The Secret Tricks Military Recruiters Use to Get You to Sign Up
If you’ve ever talked to a military recruiter, you may have noticed they all use similar tactics. Especially during times when the economy offers a multitude of jobs for high school and college graduates, the military can have a tough time recruiting young people to join up. Here are some of the secret tricks military recruiters use.
Strict standards actually rule out many recruits
“We don’t really use tricks. The best message to get through to somebody is harsh reality,” said Sgt. 1st Class Joshua Morrison. Maj Gen. Allen Batschelet, head of U.S. Army Recruiting Command, said that they do not just try to get anyone to join. He explained that physical, mental, and moral standards exclude about 70% of potential recruits. In addition, low unemployment rates add to private-sector competition. Teens and recruits can talk to each other more readily than before, so any shady practices get exposed right away. In the age of social media, honesty really is the best policy.
Next: Many recruiters head to these locations to get the job done.
They hit up high schools to find recruits
“The first thing we do before the school year starts, we get to faculty and staff. We tackle teacher institute days, teacher development days,” said Sgt. 1st Class Duggan Myron. He runs a recruiting center in Columbia, South Carolina, after previously recruiting in his native Chicago. Military recruiters try to get in good with teachers, so they can get access to students. If the faculty does not like them, they may never meet a future recruit.
Next: The army does not condone bribery, but this lower-level tactic seems OK.
Sometimes, they even bring donuts
Sgt. 1st Class Duggan Myron said recruiters sometimes bring coffee and donuts along with business cards, to get faculty and staff on their side. Not all teachers are created equal, either. They try to stay open and candid about why they chose to visit, too. Guidance counselors in particular offer inherent value to military recruiters. They can help direct recruiters to students who might make good recruits because they need direction in life or have already demonstrated interest.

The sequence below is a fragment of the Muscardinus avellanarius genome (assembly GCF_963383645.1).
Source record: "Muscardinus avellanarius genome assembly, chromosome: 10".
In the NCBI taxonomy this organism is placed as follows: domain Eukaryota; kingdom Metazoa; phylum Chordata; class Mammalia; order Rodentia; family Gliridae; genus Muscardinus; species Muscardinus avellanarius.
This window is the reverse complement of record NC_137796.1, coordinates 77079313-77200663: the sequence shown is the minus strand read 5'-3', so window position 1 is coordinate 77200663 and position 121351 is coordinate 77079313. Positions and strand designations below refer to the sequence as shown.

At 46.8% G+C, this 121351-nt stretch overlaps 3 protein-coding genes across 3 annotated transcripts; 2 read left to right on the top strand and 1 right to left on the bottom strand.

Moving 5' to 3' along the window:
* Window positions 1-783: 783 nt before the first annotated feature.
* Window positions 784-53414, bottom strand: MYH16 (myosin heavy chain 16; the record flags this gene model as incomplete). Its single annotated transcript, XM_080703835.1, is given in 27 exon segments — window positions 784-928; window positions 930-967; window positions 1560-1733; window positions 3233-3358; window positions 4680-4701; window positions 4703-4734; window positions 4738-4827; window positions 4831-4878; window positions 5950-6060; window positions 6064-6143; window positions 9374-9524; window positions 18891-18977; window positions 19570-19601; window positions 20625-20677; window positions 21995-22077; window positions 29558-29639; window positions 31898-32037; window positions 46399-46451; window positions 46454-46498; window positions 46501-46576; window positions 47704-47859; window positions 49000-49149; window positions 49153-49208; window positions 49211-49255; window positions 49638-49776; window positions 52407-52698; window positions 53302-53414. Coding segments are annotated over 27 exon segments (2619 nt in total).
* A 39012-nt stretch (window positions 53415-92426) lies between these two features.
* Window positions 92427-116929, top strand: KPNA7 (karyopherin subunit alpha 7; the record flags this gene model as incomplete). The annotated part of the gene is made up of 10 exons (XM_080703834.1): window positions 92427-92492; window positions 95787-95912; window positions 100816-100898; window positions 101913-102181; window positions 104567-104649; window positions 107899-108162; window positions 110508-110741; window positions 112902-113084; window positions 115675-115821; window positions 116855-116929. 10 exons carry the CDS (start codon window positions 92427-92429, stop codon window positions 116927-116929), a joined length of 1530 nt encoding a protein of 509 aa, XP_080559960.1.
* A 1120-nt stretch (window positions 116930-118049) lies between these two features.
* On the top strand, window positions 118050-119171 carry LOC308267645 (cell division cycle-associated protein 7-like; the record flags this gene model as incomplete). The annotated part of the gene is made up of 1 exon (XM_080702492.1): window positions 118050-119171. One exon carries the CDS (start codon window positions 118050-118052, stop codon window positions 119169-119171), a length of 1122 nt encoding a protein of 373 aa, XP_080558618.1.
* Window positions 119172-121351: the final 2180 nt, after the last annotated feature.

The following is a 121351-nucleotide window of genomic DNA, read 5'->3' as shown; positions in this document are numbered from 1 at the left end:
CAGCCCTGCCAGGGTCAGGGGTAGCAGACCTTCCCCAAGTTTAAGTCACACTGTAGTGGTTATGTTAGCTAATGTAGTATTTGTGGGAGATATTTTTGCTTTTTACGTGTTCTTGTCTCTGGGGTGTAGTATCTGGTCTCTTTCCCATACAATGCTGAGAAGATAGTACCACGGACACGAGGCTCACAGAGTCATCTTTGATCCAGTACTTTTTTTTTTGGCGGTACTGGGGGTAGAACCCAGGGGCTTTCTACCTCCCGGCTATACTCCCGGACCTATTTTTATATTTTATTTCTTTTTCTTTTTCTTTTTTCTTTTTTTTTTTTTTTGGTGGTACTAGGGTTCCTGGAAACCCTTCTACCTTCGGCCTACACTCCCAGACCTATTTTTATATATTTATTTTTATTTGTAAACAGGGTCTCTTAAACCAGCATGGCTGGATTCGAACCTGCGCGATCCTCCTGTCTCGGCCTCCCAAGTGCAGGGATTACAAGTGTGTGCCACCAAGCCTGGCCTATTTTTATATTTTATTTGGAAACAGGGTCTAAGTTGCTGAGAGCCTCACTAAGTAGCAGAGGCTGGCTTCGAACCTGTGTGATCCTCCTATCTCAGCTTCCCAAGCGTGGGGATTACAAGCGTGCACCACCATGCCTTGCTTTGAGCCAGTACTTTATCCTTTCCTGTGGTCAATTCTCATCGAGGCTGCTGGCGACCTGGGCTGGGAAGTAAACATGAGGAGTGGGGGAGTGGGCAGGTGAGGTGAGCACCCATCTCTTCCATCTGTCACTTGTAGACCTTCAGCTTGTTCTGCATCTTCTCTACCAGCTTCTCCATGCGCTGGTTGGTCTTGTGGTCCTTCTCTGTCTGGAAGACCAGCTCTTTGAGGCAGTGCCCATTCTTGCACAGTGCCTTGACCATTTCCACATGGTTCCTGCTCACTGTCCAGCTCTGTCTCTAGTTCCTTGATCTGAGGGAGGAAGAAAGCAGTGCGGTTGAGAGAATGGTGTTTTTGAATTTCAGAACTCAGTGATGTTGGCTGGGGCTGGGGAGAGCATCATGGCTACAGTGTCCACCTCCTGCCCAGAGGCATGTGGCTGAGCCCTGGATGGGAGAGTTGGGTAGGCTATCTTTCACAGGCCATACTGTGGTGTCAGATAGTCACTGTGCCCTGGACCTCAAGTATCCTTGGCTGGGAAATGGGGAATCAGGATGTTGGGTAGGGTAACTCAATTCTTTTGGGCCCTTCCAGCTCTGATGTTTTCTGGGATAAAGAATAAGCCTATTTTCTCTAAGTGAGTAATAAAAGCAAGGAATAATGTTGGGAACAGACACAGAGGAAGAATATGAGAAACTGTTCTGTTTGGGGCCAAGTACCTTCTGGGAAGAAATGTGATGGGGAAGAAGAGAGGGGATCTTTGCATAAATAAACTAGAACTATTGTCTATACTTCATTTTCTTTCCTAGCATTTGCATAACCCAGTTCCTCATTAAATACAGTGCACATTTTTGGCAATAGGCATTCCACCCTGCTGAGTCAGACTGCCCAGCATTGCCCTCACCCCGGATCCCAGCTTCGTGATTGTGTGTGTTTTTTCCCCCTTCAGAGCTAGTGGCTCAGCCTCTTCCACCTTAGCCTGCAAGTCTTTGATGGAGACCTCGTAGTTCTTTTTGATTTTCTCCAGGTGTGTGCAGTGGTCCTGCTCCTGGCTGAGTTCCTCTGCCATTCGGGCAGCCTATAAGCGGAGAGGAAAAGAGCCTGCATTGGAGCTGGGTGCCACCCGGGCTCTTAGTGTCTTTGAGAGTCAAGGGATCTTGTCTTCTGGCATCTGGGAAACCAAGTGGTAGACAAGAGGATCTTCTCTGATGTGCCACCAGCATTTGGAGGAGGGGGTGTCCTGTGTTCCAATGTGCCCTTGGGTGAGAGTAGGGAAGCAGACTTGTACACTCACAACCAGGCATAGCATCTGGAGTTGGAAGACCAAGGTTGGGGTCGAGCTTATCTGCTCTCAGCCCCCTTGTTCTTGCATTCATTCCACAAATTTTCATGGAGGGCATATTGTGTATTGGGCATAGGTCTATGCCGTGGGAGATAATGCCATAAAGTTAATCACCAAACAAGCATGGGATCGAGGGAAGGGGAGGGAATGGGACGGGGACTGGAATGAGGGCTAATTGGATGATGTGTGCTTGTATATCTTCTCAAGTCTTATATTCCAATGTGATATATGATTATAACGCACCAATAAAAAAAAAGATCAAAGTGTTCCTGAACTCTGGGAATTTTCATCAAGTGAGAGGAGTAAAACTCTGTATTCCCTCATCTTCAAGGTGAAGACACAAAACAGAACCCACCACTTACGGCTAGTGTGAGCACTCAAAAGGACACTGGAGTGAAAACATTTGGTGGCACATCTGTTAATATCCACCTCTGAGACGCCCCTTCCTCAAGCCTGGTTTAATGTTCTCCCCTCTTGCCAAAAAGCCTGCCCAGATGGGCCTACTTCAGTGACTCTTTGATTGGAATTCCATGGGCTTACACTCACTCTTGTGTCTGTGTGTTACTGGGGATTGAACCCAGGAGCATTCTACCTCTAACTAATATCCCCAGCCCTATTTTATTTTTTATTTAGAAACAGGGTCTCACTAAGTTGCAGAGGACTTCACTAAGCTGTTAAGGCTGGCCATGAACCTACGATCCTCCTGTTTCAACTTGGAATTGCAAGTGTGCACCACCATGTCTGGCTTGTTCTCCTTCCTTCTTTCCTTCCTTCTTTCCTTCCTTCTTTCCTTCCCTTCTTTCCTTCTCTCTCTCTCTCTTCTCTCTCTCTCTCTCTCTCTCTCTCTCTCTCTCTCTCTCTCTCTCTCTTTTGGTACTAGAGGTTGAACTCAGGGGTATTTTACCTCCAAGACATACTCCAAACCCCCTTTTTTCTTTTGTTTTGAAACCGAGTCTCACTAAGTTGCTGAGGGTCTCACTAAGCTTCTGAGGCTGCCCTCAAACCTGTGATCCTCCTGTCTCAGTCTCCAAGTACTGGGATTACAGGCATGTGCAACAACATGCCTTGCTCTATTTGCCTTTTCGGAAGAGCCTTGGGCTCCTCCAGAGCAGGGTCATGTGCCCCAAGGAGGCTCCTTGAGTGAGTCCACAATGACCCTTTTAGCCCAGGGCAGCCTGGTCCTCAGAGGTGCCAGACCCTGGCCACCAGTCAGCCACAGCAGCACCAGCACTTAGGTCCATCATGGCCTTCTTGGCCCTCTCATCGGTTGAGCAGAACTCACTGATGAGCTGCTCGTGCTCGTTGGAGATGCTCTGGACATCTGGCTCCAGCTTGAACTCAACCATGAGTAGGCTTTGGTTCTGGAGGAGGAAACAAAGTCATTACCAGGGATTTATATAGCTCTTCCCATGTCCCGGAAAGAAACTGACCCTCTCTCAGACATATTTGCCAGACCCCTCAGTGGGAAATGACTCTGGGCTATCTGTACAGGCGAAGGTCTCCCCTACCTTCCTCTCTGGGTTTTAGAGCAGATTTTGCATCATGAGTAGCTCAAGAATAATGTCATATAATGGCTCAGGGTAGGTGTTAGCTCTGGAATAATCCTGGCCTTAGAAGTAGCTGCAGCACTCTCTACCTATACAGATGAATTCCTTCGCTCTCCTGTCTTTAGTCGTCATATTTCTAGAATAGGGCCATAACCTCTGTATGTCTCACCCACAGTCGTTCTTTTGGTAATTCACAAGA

Next: This relationship can provide a gateway.
Recruiters reach out to parents
“If you can convince a parent that this is the best move for their child, they will be your biggest motivator,” said Myron. As a rule, he does not like to interview high school students without at least one parent or guardian present. Myron said he once spoke with a high school senior whose stepfather loved the idea, but a mother who “wanted better” for her son. She worried for his safety, Myron reported. The recruiter said that happens a lot, so he has to bring them around.
Sometimes, parents also seem more gung-ho than their kids. “Dad’s reliving his glory days but junior isn’t interested,” Morrison said. “You’ve kind of got to peel back the onion on that, and ask ‘what do you really want to do.'”
Next: Meeting students where they live makes a big difference, too.
Social media can serve as an important key
Sgt. First Class Dana Rothstein, who now works for Recruit the Recruiter, said social media can make a big difference. Online connectivity offers students a chance to reach out without talking to a military recruiter in person. She said some young people she meets at events do not seem interested at first, or at least, not in front of their friends. They later get in touch on Twitter, Instagram, or even Facebook. Using those tools brings military recruitment strategies to where the kids understand it best — online.